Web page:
Weekend reads: A new publishing scam; reproducibility as a political weapon; prosecuting predatory publishers

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The week at Retraction Watch featured a neither-correction-nor-retraction that made no one happy, a debate over an obesity intervention that ended without a resolution, and the retraction of a study that led to hyped claims about the dangers of tuna. Here’s what was happening elsewhere:

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5 thoughts on “Weekend reads: A new publishing scam; reproducibility as a political weapon; prosecuting predatory publishers”

  1. Will definitely consider making a donation. Need to read a few more issues to make up my mind.
    Very interested in seeing a retraction by field category in so far as this can be done. My suspicion is that papers guided by comprehensive theory (i.e. physics, chemistry) are less likely to be retracted. Comments?

    1. Would be delighted if you made a donation, thank you. Feel free to click through our archives for more posts — we’ve published more than 4,000.

      Re: retractions by field, are you familiar with our database? It’s a far more comprehensive look at retractions than is possible on the blog. retractiondatabase.org

  2. I wonder how much more limelight this pointless “Is reusing the two sentence paragraph already having the density of a neutron star in the Methods section of your new paper plagiarism?” pseudoargument will receive. I wish this was the most nagging problem with scientific publishing these days.

  3. I like the way you select tempting quotes to entice us to click on articles. One minor suggestion though: reading this long list each week takes work. It might take less work if the articles were groups into categories so that thematically similar topics would appear adjacent.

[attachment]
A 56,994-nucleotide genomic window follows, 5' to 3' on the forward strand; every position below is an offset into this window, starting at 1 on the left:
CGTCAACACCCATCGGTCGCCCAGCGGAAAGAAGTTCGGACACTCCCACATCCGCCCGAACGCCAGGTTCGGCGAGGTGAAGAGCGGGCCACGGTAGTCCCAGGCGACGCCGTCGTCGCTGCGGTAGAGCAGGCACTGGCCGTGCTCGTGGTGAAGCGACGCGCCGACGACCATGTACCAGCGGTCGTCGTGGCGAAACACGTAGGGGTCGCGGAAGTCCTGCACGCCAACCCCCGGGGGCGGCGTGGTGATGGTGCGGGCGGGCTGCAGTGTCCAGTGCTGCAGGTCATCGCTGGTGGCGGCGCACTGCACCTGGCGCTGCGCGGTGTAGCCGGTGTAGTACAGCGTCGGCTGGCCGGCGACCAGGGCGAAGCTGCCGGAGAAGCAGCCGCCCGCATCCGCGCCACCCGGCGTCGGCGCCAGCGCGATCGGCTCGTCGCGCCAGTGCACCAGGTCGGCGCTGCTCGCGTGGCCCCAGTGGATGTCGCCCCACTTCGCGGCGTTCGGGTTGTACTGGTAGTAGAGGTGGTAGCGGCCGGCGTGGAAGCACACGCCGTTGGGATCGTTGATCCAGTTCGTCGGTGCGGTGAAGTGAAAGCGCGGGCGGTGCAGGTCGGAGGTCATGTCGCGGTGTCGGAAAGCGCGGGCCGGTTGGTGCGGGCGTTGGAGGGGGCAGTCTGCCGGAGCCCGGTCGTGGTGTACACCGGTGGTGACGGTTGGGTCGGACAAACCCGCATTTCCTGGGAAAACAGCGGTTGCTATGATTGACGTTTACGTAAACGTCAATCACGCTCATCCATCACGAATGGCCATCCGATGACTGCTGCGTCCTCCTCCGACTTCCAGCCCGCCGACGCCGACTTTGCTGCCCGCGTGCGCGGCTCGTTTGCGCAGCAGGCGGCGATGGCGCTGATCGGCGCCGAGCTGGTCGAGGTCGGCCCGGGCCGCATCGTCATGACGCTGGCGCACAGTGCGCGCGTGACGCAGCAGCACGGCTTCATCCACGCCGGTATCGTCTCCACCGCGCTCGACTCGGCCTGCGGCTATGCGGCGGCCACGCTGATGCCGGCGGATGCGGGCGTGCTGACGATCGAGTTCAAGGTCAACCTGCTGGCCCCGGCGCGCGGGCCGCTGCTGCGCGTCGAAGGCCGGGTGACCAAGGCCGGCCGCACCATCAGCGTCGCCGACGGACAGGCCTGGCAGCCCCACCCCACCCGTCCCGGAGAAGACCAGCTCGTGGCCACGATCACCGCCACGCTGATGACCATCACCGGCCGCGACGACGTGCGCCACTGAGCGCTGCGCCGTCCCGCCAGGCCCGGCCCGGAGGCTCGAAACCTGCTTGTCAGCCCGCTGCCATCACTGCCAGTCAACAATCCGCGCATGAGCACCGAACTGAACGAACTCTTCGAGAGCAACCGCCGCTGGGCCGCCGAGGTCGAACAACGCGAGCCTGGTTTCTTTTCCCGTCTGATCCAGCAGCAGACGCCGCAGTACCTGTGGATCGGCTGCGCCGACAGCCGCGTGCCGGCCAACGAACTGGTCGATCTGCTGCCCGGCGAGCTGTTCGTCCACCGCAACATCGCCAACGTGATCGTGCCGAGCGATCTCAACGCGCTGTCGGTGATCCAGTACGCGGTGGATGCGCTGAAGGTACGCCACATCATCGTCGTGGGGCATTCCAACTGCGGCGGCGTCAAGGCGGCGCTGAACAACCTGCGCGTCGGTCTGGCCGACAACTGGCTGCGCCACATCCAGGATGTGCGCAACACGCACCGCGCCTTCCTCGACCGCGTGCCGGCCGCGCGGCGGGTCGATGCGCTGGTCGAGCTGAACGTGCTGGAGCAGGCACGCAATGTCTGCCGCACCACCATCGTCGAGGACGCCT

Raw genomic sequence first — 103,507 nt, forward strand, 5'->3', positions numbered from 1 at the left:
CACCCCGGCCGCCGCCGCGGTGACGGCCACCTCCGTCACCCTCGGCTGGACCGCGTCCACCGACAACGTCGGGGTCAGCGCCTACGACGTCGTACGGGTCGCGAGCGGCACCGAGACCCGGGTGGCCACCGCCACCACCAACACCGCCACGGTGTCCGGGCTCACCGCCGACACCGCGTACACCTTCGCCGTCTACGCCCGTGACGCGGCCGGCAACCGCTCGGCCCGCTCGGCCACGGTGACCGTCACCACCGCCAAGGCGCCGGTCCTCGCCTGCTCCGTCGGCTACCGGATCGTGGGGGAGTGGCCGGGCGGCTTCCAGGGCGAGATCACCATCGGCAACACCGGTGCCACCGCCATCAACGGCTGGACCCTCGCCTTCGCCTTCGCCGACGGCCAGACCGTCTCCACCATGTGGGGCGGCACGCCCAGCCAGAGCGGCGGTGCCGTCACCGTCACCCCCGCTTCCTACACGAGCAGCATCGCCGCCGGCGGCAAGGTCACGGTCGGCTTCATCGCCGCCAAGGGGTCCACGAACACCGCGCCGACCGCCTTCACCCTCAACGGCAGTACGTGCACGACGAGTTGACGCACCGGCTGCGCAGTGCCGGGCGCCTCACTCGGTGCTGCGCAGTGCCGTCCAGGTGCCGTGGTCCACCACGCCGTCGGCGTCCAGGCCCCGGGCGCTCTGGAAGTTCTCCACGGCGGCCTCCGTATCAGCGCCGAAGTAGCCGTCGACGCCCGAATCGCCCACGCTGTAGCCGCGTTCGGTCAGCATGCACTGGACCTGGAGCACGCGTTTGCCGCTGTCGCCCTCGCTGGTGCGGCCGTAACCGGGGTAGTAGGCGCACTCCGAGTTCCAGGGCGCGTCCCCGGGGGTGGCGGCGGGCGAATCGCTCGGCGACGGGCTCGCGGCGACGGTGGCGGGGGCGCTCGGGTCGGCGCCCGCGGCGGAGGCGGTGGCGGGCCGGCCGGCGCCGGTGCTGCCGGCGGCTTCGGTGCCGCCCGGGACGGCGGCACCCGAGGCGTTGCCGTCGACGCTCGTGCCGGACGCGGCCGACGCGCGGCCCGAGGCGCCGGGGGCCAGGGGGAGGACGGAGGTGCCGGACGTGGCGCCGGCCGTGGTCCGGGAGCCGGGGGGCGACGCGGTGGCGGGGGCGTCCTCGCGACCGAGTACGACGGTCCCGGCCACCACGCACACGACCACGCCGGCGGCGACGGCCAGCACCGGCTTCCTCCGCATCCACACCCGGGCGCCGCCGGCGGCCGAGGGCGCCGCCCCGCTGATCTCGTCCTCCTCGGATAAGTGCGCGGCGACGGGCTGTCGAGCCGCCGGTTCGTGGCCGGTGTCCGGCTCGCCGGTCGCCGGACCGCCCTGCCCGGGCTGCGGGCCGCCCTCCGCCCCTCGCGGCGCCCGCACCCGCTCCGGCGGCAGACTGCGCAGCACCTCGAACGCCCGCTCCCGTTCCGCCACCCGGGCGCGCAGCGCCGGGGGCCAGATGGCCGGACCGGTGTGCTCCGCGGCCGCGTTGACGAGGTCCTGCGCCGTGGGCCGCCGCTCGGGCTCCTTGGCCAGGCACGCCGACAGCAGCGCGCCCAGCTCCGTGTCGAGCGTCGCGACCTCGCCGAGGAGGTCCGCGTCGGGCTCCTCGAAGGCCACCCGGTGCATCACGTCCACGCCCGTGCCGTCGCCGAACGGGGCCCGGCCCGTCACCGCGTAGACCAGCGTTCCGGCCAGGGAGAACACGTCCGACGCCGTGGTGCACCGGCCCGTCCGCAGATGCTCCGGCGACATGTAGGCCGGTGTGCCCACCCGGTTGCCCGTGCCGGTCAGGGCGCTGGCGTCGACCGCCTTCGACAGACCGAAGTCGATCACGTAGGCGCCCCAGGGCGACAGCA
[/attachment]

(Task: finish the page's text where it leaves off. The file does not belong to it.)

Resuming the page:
I’m not sure what topics would be appropriate (systematic academic studies versus opinion pieces versus articles about particular incidents?). Regardless, I think some organization might help.

    thanks for considering the idea!

  4. Very interesting to see Spagat continue the spat over the Burnham et al. Lancet Iraq paper. Spagat published a mathematical model tendentiously claiming that Burnham’s results were due to a “Main Street Bias” whereby the sampling method used was more likely to find deaths because it *began* household sampling from a house selected two streets away from a main street (apparently such streets are “a natural habitat for patrols, convoys, police stations, road-blocks, cafes, and street-markets,” thereby meaning household members are somehow more likely to be casualties.)

    The article makes several claims that are dubious – for instance it is not surprising that comprehensive Lancet casualty estimates differ greatly from the Iraq Body Count project, which counts newspaper reports of deaths – not every Iraqi death during the war was reported in an newspaper.

    Burnham’s paper caused a great deal of anger and was politically inopportune. There were some minor corretions that had to be made to the original Lancet paper, and there were some difficulties regarding sharing data because of the confidentiality promised to respondants and the dangerous nature of Iraq at the time, but Spagat’s characterisation of it here is heavily biased.

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